The longer you stay the more first impressions matter. From the San Francisco Bay Area to Germany, the journey of work and travel in Brandenburg begins.
Check out the first Off to Brandenburg! blog to read the story in succession.
The interestingly round shaped Tegel airport showed its face amidst the patches of buildings, tiny houses, and intensely green foliage below. Such a large sprawling city with so much greenery intertwined, now that you just don’t see everywhere. I was ready to be out of the cramped quarters when I was met by a line of people backing up the exit pathway all the way down the corridor to where I could barely step out of the plane. Before a second thought could come to mind, step by step the line moved at a steady pace. A single official-looking terminal labeled ‘Customs’ in German, English, and Russian came closer and closer. It was only a matter of moments until I was up next. The officer released a soul penetratingly stern look as he held his hand out in expectation. He combed through my passport halting suddenly to closely read the page at hand. The silence was deafening. I began daydreaming the many ways that all of this could go down when a loud stamping noise went off 3 times in a row. A reminder to immediately visit the immigration station to finalize the paperwork process for work and travel in Brandenburg rang out of his mouth loud and clear. Once I had my passport and bag in hand, I made my way through the rounded halls of this doughnut-like airport to the pick-up point in the center hole.
A silver classic yet sporty looking German A3 Audi that was moving distinctly slow around the one-way pick-up point took a burst of speed toward the loading zone where I stood. Markus popped out of the car to greet me. We had not seen each other for a few months now and I was certainly relieved to see the face of a great friend in an unfamiliar land. “Wilkommen in Deutschland! It is nice to see you again! How was your flight?” his distinct German accent came out loud and clear with a bit of a rougher sound than when he was in America. We proceeded to hug and began to catch up on life, love, and all of the above as we hopped in the car and took off. The next thing I knew, we were driving up the autobahn making our way through the outskirts of Berlin and into Brandenburg.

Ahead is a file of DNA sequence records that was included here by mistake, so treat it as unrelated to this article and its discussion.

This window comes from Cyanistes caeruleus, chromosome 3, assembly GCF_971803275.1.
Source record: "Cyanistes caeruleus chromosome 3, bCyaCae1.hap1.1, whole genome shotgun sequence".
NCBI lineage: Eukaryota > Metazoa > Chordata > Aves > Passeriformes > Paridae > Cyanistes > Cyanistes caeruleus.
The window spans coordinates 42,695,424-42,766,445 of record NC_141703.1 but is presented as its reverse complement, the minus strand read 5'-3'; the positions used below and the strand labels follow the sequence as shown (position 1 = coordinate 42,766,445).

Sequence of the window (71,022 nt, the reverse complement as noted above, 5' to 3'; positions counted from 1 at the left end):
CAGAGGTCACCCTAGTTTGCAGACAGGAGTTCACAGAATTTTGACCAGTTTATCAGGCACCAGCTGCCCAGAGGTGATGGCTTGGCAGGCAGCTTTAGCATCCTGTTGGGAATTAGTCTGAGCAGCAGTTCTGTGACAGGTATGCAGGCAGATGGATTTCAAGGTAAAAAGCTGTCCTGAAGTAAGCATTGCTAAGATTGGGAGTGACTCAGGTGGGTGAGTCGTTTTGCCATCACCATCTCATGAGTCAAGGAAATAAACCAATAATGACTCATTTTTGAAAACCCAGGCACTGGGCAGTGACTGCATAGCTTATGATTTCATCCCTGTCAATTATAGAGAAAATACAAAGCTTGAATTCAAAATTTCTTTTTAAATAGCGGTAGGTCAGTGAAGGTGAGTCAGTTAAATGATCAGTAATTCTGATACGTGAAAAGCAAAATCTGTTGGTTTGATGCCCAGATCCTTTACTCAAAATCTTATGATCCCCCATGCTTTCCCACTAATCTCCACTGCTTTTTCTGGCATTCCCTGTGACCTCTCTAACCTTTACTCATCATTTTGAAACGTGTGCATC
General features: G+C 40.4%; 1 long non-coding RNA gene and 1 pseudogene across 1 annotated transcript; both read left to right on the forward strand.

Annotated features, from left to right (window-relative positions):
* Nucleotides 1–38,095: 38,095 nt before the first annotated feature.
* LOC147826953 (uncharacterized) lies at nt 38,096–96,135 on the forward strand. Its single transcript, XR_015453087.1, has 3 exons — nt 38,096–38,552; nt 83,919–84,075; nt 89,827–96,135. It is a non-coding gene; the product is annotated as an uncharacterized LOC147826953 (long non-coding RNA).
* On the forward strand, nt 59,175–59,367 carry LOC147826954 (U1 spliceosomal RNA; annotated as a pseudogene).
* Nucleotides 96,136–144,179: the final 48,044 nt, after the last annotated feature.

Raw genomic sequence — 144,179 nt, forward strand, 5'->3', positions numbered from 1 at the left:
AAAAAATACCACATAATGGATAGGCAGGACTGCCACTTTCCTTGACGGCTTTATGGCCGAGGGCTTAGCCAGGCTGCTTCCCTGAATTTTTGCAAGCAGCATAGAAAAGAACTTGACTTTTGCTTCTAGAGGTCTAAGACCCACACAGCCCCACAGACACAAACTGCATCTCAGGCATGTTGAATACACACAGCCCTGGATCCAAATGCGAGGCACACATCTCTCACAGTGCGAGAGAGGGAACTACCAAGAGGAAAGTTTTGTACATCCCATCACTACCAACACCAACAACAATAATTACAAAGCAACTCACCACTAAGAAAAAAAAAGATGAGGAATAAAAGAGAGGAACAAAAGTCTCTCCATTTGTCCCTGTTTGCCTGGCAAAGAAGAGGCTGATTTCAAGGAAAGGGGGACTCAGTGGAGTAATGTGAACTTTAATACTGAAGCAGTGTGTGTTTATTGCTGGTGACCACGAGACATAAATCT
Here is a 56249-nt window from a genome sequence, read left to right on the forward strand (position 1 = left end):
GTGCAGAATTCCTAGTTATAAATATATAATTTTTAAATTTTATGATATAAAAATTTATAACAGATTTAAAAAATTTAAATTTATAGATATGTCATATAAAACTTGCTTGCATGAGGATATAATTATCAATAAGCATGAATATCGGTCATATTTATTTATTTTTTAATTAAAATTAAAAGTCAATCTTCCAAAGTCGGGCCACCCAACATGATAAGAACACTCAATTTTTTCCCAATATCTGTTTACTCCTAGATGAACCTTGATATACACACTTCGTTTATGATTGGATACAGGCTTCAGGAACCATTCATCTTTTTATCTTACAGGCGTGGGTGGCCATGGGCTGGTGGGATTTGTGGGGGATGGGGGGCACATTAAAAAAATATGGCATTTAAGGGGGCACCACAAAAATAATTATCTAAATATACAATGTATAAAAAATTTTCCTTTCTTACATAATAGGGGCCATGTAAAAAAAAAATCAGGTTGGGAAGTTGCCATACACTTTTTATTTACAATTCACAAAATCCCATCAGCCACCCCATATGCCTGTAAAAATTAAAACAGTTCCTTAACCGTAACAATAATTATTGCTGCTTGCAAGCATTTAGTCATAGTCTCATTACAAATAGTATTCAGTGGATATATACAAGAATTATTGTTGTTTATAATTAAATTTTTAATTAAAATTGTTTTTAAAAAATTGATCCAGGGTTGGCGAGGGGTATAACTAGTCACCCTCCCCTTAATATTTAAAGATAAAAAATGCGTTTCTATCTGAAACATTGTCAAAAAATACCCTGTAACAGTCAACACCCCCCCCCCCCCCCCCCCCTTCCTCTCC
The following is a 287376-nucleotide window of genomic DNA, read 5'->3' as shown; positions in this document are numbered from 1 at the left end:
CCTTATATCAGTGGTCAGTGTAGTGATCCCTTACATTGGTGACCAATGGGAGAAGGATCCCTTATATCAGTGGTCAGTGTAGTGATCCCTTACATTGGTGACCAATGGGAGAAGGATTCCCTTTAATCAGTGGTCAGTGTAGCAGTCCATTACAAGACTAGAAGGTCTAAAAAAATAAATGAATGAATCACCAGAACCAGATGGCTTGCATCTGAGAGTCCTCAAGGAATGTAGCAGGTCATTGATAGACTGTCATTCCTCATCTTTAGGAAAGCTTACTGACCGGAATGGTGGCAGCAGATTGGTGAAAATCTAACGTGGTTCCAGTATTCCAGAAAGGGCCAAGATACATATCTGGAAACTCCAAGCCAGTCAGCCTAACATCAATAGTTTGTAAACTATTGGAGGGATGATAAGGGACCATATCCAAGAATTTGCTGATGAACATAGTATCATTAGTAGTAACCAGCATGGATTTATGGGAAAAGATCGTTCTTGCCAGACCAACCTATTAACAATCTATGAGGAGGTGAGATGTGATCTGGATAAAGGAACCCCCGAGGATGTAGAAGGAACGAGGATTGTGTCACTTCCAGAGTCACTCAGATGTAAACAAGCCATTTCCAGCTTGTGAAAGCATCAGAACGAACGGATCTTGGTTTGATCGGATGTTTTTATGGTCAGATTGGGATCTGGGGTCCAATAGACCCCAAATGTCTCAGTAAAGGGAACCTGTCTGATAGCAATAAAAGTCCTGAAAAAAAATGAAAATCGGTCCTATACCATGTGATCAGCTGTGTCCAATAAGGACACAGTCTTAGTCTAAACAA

Only a few scattered signs indicating a minimum speed limit were to be found in the long sections of the autobahn that held absolutely NO speed limit! Markus certainly showed what his Audi could do as we blazed through and flirted with light speed. A flat landscape of forests, farmlands, and small towns rolled by the windows as we made our way up the autobahn engrossed in conversation. Our exit off the autobahn led us directly to some narrow streets passing through the farmlands and forests lined with a few residential homes or turn offs into various neighborhoods.
As we continued on, a large flat space with random hills covered in grass opened up before us. In a second glance, the extremely unique grass covered hills looked more man-made as opposed to natural. Upon a third close look, each hill seemed to be some kind of grass covered hangar with grass on 3 of the 4 sides and 2 large doors on rails on one side. As we got closer to one of them, it became clear that we were on a rather large former airport. Each grass covered hangar was certainly large enough to cover a small plane. I suppose from above, it would just look like a large flat meadow with no planes in sight.